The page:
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Healing through art

The masks of Syrian refugee children

Children of war have experienced unimaginable trauma. It’s difficult for them to express themselves and heal from their experiences. Art can help — providing a powerful tool for young people in conflict zones to release their emotions and communicate their feelings.

That’s why the International Rescue Committee recently held a mask-painting workshop for Syrian refugee children in Azraq refugee camp in Jordan.

Ongoing war in Syria has left 12.3 million people displaced. Seeking safety across the border, many children have been separated from their families or sent to Jordan on their own for their safety.

The IRC has been working with unaccompanied and separated children in the camp since April 2014. Some bear the physical and psychological wounds of war and all are distressed due to separation from their caregivers. The IRC ensures that they are safe from abuse, neglect, exploitation and violence, and facilitates their reunification with relatives and integration into new communities in Jordan.

Their masks tell stories of exile, pain and hope.

Faces of exile

Children in the workshop were first given white masks, and asked to reveal what they thought their face would look like if it could represent their feelings. It was a way for them to project their emotions onto something visible and tangible, which is often a step within a long healing process.

“I drew black eyes and red tears, because sometimes I look back on the past and I feel like I’m crying blood reminiscing,” said Hassan*, a 14-year-old refugee from Syria’s Aleppo countryside. “Some days are good, other days are bad but I still thank God for everything.”

“The tears are red, because that’s what happens to the innocent person when evil takes over him; they bleed. That’s what’s happening in Syria now,” said Ahmad, a 17-year-old refugee from Homs. “The mouth is red because he can’t speak. He’s afraid of what’s inside him. Sometimes I see injustice, but I can’t say anything because I don’t want to hurt my family.”

Others painted in memory of people they were close to back home.

Red and black colours, as well as red tears, were recurring themes among the masks painted by the children. Photo: Photo: Kaity Kawar/IRC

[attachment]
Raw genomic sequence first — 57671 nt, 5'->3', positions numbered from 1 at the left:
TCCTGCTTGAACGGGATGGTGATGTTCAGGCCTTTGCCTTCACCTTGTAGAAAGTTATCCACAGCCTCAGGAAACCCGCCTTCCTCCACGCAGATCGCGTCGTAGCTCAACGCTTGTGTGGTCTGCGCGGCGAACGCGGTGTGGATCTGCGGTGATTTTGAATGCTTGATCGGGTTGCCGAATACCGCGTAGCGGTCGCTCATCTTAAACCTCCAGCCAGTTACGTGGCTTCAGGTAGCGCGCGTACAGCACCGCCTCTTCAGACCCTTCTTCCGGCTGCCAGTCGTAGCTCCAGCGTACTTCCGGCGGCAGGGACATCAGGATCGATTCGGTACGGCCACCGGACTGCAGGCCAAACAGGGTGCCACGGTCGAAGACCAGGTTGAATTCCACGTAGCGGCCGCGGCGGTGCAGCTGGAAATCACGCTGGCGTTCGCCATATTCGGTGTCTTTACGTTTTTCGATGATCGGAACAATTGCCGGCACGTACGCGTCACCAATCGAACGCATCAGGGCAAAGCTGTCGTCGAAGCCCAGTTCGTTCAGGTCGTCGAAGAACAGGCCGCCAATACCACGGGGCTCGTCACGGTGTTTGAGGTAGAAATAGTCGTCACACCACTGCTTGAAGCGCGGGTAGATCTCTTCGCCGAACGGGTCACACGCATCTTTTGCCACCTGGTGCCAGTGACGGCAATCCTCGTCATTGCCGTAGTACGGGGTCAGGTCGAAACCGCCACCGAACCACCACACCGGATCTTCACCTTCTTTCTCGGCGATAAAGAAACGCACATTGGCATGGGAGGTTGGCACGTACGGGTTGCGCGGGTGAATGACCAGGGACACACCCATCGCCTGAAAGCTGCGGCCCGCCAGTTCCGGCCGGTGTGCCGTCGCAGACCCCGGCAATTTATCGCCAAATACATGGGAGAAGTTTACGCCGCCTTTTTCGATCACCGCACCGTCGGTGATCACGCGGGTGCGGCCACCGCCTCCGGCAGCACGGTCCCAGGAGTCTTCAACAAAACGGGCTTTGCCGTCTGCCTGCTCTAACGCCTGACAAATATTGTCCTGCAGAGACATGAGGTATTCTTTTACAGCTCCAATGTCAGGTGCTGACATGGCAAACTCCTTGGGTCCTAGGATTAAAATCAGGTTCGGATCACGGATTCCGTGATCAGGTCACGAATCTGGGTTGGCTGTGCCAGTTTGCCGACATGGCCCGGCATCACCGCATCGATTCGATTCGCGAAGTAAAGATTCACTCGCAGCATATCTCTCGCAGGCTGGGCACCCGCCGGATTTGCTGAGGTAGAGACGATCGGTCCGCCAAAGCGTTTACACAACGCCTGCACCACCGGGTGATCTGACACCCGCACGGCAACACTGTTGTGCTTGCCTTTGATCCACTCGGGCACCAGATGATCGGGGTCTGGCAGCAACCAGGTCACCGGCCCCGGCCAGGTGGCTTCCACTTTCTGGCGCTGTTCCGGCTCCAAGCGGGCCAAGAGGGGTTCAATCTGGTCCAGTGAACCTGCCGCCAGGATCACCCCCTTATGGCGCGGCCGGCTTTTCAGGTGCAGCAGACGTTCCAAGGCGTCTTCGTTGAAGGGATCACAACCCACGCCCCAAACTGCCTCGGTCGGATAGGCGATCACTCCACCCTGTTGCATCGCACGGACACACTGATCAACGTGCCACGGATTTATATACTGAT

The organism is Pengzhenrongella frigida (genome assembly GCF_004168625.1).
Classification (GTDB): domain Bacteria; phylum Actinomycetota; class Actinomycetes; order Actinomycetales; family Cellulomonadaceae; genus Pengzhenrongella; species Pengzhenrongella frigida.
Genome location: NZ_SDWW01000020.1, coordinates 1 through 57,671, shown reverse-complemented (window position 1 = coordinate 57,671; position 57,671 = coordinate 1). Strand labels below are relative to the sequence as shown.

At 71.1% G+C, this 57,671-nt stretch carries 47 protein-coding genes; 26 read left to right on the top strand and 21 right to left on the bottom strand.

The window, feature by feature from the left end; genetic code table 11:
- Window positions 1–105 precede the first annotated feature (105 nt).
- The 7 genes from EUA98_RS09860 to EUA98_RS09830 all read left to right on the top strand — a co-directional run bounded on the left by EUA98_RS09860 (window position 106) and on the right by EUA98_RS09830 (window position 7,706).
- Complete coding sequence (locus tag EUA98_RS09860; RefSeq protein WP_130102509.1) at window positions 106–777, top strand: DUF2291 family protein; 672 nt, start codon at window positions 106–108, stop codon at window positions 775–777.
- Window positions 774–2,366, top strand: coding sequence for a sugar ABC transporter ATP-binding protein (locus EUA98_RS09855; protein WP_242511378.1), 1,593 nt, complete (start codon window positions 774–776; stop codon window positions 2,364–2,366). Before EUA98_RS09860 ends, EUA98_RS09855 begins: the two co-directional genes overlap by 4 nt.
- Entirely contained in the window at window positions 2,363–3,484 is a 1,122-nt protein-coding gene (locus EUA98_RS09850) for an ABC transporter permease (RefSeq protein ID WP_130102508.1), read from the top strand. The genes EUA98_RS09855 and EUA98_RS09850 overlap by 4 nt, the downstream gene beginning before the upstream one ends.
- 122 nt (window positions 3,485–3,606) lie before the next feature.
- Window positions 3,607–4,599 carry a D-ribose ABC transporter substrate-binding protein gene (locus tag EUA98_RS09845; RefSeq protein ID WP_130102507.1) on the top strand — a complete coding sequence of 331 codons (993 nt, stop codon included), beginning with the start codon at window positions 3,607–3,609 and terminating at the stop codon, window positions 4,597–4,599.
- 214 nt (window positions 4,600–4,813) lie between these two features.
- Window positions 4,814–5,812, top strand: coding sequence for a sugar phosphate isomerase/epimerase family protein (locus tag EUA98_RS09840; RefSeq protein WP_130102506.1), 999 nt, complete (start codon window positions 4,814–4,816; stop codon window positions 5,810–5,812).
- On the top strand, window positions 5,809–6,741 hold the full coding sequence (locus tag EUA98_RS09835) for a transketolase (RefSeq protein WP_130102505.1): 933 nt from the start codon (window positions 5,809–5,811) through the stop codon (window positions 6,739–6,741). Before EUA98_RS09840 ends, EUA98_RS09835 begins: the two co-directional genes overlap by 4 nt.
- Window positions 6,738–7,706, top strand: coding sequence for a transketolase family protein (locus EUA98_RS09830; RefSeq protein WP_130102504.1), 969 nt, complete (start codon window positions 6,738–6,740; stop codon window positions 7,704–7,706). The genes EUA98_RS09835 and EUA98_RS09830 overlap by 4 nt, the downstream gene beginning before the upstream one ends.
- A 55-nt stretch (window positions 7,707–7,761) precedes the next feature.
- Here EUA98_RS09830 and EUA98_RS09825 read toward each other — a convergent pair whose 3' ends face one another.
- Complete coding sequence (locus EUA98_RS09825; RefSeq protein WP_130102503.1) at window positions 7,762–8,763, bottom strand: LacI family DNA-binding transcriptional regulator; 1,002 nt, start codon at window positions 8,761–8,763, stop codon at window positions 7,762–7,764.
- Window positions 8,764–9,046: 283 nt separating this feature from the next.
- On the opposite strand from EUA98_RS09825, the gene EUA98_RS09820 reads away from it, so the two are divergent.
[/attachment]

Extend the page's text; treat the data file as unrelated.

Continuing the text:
“I drew the face of a woman that cared for me in Syria,” said Hussein, 14 years old. “I lived with her family and she took care of me after my mother passed away. She treated me very well.”

Hassan also used his mask to commemorate his long-lost friend.

“When I was painting the mask, I was thinking about a person that I loved and lost,” he said. “He was a good friend of mine from Syria, and we came to Jordan together, but then I lost him when we arrived to the camp. I don’t know where he is. I drew a sad red mouth because I’m sad I lost him.”

 

Faces of hope

After the children painted the first masks, they were given new blank masks to paint, to show what they would look like in 10 years.

“The second mask I drew is black, green and red,” said Ahmad. “Green represents the greenness of my country, red represents the red line that no one should cross when it comes to Syria, and black represents the black heart that took over my country. I hope to be able to defend my country in the future. I don’t want to take sides; I just want to fight for justice.”

Others also expressed their hope for the future, and their desire to help those who were affected by war.

“The second mask I drew, I drew the injured people of Syria. I will heal them when I grow up … I want to be a doctor,” said Hussein. “I then colored over them; the colors represent nature. That’s where I want to live, in nature. Between the trees and water.”

*Last names have been omitted to protect the childrens' privacy.